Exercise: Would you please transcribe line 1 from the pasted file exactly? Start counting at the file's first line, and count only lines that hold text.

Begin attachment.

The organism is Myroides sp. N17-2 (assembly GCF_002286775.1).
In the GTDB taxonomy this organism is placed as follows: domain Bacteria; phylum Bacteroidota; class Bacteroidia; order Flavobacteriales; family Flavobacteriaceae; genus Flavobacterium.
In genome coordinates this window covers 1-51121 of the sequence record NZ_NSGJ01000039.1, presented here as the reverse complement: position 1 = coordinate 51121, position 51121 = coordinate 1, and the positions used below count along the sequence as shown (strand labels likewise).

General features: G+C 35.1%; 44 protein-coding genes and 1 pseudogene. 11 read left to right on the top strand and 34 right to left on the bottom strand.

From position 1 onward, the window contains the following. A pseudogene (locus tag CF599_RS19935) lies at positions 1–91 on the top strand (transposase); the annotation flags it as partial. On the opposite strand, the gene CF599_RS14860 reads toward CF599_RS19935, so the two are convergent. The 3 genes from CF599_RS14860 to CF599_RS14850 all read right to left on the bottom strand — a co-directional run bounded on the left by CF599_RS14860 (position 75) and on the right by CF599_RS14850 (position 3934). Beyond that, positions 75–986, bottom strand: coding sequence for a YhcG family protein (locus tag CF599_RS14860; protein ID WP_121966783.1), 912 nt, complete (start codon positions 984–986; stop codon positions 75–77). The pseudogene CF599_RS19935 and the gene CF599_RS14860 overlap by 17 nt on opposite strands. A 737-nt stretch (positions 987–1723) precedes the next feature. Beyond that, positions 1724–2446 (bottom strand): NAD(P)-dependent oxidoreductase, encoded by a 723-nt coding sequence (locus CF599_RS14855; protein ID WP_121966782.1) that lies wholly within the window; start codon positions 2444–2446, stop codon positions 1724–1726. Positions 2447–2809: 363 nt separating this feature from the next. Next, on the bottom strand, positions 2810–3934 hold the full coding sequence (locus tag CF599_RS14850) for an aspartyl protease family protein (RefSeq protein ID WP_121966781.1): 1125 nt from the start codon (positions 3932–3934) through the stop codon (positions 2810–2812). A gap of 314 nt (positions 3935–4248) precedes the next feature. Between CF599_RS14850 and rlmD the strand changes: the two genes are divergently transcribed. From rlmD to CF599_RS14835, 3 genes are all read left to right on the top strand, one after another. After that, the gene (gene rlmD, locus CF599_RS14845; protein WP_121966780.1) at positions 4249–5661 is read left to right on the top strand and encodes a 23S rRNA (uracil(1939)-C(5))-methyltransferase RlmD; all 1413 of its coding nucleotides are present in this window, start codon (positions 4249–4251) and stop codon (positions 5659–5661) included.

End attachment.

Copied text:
The organism is Myroides sp. N17-2 (assembly GCF_002286775.1).